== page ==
The supreme court held that when a defendant did not raise an Apprendi objection at the time of trial, the court should apply a plain error test, under which the conviction and sentence would stand unless the defendant showed the error was prejudicial. Crespo, 203 Ill. 2d at 347. The court reasoned that for an appellate court to correct an error that the defendant did not raise at trial, the error must have been plain and have affected the defendant''s substantial rights. Crespo, 203 Ill. 2d at 347-48, citing United States v. Cotton, 535 U.S. 625, 152 L. Ed. 2d 860, 122 S. Ct. 1781 (2002) (applying plain error test because of defendant''s failure to object at trial, even though Apprendi had not been decided at that time).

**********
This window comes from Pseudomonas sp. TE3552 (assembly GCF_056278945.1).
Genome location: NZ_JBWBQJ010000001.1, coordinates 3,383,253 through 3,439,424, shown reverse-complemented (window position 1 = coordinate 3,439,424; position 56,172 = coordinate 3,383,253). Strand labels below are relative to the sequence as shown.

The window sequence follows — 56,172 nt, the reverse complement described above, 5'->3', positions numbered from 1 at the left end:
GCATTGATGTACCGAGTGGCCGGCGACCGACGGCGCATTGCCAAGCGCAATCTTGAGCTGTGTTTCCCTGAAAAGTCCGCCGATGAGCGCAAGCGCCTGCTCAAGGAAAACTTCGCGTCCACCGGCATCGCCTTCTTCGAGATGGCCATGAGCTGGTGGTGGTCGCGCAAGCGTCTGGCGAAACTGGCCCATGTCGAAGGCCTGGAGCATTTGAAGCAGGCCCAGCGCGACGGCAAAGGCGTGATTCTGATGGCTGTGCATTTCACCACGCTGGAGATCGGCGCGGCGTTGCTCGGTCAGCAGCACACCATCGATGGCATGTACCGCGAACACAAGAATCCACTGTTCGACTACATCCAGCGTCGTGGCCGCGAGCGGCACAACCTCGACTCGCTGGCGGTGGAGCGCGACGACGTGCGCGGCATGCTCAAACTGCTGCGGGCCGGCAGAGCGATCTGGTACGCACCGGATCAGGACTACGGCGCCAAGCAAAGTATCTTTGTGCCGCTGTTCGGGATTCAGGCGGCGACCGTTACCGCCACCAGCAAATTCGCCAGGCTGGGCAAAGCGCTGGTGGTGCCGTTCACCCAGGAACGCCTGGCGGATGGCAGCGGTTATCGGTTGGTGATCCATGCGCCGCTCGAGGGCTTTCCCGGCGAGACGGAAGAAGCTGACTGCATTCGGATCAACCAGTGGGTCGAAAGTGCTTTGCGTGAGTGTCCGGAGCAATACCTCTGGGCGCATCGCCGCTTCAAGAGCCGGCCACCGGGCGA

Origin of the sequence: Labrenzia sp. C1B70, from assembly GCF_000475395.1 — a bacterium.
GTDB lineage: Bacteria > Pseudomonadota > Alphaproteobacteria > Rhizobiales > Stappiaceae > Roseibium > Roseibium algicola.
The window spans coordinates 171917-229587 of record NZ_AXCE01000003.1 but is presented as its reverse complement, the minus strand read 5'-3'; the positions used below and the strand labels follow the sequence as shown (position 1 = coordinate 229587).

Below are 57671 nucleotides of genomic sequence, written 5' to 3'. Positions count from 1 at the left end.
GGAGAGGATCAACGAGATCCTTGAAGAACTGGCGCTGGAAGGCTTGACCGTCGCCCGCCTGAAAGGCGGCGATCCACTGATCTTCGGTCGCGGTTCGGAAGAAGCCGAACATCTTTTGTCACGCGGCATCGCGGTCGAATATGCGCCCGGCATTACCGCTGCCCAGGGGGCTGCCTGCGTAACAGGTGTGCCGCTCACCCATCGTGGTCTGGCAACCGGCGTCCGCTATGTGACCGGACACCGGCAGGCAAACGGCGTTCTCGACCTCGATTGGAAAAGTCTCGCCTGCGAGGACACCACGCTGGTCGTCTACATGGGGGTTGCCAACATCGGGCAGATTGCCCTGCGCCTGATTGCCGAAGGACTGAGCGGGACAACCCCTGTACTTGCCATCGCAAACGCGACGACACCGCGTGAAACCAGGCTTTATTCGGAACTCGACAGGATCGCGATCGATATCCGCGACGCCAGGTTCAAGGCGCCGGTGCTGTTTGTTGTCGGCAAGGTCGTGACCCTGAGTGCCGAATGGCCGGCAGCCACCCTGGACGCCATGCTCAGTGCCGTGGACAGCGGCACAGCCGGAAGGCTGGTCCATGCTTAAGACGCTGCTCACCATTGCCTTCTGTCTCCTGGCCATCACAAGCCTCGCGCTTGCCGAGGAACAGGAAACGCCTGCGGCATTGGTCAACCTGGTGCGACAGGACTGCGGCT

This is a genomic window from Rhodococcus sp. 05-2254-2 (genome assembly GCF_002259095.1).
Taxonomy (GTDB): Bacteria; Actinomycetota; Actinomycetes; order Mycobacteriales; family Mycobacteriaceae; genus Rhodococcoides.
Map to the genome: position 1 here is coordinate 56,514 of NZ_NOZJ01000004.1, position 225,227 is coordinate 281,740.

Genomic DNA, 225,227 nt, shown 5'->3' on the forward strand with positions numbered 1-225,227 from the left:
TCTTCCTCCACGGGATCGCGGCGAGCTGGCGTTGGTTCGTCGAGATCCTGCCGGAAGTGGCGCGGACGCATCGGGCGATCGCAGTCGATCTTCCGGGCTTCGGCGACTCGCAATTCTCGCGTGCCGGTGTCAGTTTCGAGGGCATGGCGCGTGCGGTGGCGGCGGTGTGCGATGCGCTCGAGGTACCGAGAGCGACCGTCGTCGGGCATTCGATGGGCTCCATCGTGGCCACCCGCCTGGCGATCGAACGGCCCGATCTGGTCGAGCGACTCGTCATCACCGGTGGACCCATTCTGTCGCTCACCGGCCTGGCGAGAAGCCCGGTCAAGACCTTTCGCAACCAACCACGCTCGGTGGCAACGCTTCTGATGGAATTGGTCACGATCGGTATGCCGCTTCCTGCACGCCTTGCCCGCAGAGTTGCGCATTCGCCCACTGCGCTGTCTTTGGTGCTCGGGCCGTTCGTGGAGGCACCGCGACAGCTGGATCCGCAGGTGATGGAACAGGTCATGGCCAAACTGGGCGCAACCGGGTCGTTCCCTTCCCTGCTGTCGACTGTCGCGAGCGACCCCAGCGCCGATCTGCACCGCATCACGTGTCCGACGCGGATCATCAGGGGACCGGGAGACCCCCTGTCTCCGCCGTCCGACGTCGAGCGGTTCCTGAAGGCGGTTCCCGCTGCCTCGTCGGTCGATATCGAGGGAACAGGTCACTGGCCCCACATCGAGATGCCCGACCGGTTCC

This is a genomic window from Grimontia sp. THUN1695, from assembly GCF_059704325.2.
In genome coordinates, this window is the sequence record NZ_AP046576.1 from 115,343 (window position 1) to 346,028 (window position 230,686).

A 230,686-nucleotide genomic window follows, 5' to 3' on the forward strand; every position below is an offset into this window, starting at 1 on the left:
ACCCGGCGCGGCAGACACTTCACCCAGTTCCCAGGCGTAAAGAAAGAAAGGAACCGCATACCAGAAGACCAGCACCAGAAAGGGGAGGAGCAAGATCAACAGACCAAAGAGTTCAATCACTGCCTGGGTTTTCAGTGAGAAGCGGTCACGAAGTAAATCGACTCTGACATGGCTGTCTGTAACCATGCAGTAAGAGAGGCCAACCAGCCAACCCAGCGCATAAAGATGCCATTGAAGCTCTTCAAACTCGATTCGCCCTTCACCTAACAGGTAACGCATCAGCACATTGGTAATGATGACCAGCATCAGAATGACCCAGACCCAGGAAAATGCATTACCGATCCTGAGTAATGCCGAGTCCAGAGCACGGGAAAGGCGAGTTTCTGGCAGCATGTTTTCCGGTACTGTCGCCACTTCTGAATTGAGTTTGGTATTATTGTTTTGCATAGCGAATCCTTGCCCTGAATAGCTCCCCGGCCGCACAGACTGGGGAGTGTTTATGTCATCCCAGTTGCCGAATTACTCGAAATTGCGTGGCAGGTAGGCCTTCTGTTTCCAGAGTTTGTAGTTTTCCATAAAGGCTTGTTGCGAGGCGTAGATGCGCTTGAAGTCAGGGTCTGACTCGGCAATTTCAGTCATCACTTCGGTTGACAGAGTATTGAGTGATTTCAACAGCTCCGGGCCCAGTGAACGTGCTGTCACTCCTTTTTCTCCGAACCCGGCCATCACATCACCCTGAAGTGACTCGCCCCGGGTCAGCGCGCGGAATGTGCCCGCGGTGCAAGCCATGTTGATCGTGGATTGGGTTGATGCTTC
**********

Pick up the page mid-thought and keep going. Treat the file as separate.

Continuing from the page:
Citing Cotton, the court stated in Crespo that under a plain error analysis, the appellate court could consider a forfeited error if the error seriously affected the fairness, integrity or public reputation of judicial proceedings. Crespo, 203 Ill. 2d at 348. Adopting that analysis, the court noted that Garcia, who was the mother of the defendant''s child, sustained 24 stab wounds to the head, neck and body and that the defendant pulled Garcia''s hair ""with sufficient severity to rip out a large clump of hair with the scalp still attached."" Crespo, 203 Ill. 2d at 348. Although the procedure by which the defendant was sentenced violated Apprendi, the court held that given the ""overwhelming evidence that the crime was brutal and heinous,"" no basis existed to conclude that the Apprendi violation affected the fairness of the defendant''s sentencing and therefore, the error did not constitute plain error. Crespo, 203 Ill. 2d at 348-49. In a dissenting opinion upon denial of rehearing, Justice Kilbride stated that Swift was correctly decided and that the similarly situated defendants in Swift and Crespo led the court to ""diametrically opposed holdings."" Crespo, 203 Ill. 2d at 351 (Kilbride, J., dissenting). Justice Kilbride questioned why, despite similar facts, the court vacated Swift''s sentence in light of Apprendi but allowed Crespo''s sentence to stand. Crespo, 203 Ill. 2d at 351 (Kilbride, J., dissenting). Justice Kilbride also noted that the Crespo majority utilized a plain error test instead of a harmless error analysis, which the State had advocated. Crespo, 203 Ill. 2d at 350 (Kilbride, J., dissenting).